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Can business lead to holiness? Promoting virtue in the executive suite

VATICAN CITY (CNS) -- In an effort to help businesses stay strong and healthy, and avoid the occupational hazards of greed, overwork and exploitation, the Vatican's justice and peace council has released a handbook for business educators and entrepreneurs. "Vocation of the Business Leader: A Reflection" is a 30-page primer from the Pontifical Council for Justice and Peace that spells out the risks of unethical economic strategies and the principles needed for running a sound, moral business. It seeks to heal the so-called "divided life" of Catholic employers, who may practice their Christian values at home and church, but not in the company they manage or run. "Dividing the demands of one's faith from one's work in business is a fundamental error which contributes to much of the damage done by businesses in our world today, including overwork to the detriment of family or spiritual life, an unhealthy attachment to power to the detriment of one's own good, and the abuse of economic power in order to make even greater economic gains," the booklet says. The ethical principles of the church's social teaching are presented not as hindrances to the smooth functioning of a market economy but as tools for its repair. "Without guiding principles and virtuous leadership, businesses can be places in which expediency overcomes justice, power corrupts wisdom, technical instruments are detached from human dignity, and self-interest marginalizes the common good," it says.

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Pope encourages people fighting to rid world of land mines

VATICAN CITY (CNS) -- Pope Benedict XVI called for continued efforts to rid the world of land mines so that people could be free to walk the earth without fear of injury or death. "I encourage all those who are working to free humanity from these terrible and insidious devices," the pope said, as he expressed his closeness to all victims and their families. The pope made his appeal at the end of his general audience talk April 4 as he recalled the U.N. International Day for Mine Awareness and Assistance in Mine Action, celebrated the same day. Recalling the words of Blessed John Paul II the day before a U.N. convention on the ban and destruction of anti-personnel land mines took effect in 1999, Pope Benedict said land mines keep people from "'being able to walk together on the paths of life without fearing the threat of destruction and death.'" About 72 countries in the world are thought to be riddled with land mines, and Colombia, Myanmar, Pakistan, Somalia and Libya are considered nations most at risk, according to a 2011 report by the non-profit Landmine and Cluster Munition Monitor. More than 12 countries produce land mines, including China, India, Russia, Cuba and the United States, the report said.

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Working to change Latin America's culture of violence against women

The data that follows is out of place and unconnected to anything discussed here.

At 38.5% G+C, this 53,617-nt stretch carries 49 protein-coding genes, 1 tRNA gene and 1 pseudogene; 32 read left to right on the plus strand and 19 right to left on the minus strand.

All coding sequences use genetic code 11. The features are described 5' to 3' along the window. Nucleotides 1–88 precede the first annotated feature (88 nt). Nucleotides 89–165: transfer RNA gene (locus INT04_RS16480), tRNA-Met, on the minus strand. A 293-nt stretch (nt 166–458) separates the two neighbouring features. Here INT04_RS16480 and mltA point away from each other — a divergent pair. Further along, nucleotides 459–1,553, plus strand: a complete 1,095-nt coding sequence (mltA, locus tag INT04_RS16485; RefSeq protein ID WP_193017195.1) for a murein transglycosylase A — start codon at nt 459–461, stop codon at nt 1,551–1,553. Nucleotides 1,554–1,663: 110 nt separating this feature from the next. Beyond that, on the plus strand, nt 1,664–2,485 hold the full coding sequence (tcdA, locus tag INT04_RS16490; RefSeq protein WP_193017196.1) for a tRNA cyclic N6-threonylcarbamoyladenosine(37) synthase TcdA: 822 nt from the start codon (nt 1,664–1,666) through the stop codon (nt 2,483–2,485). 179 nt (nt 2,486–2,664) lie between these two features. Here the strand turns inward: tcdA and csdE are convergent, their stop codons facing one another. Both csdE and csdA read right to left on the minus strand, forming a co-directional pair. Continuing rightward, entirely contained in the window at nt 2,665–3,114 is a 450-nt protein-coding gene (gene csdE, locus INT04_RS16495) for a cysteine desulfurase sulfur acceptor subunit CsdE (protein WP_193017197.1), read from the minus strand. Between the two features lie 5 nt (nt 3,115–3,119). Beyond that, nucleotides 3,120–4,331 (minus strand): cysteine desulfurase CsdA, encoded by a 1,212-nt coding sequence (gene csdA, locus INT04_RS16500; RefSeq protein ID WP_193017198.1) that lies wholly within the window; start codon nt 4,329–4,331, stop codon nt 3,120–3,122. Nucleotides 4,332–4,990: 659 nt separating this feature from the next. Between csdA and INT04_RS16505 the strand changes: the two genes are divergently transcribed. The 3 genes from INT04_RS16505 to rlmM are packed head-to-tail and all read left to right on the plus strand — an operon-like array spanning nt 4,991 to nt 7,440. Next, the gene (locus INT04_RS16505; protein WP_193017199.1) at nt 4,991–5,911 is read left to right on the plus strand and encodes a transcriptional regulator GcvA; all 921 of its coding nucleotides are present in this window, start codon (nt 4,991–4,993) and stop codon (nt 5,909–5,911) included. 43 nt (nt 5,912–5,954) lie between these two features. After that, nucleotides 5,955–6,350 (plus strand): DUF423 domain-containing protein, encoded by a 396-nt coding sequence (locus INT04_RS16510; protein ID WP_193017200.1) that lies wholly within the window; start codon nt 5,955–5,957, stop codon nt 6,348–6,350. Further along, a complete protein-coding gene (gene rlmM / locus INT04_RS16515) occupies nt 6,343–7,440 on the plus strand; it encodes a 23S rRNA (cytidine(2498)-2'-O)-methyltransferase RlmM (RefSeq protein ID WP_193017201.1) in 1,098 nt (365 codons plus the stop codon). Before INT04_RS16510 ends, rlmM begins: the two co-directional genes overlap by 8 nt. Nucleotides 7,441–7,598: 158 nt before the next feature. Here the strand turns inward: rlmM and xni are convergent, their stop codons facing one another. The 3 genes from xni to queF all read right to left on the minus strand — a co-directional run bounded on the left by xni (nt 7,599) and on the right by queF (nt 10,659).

SANTO DOMINGO, Dominican Republic (CNS) -- On a Friday in mid-March, Dominican police were called to a three-story hotel that sits off a major highway in a busy neighborhood here. Inside, they found a grisly crime scene: a woman, strangled to death, and the 37-year-old man who'd killed her hanged dead with the bed sheets. Police said the murder-suicide was the result of a fight between the couple. Human rights groups called it something else: an example of the growing trend of violence against women. "Women are being killed and are subjected to abuse just because of their gender," said Virgilio Almanzar, director of the Dominican Human Rights Committee in Santo Domingo. The murder became the country's 53rd case of femicide in 2012. The term, commonly used in Latin America but rarely seen in the United States, originally meant the targeted killing of women, but has since expanded to include all murder of women. "It's a serious problem, not just in the Dominican Republic," Almanzar said. "It's a problem we share with other countries in Latin America." A majority of the most dangerous countries in the world for females are found in Latin America and the Caribbean, a region where historical patriarchy is increasingly clashing with a changing role for women. While some, including Catholic officials working on the issue, see signs of progress, such as new laws and public awareness campaigns, observers say changing the deep-rooted culture is a slow process. Of the 25 countries around the world with the highest homicide rates for women, 14 are in Latin America and the Caribbean, according to a recent survey by Geneva-based research organization Small Arms Survey. The three most dangerous countries were El Salvador, Jamaica and Guatemala, respectively. The countries were ranked by female homicide rates for 2011.

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Massachusetts Catholic college rescinds invitation to Kennedy widow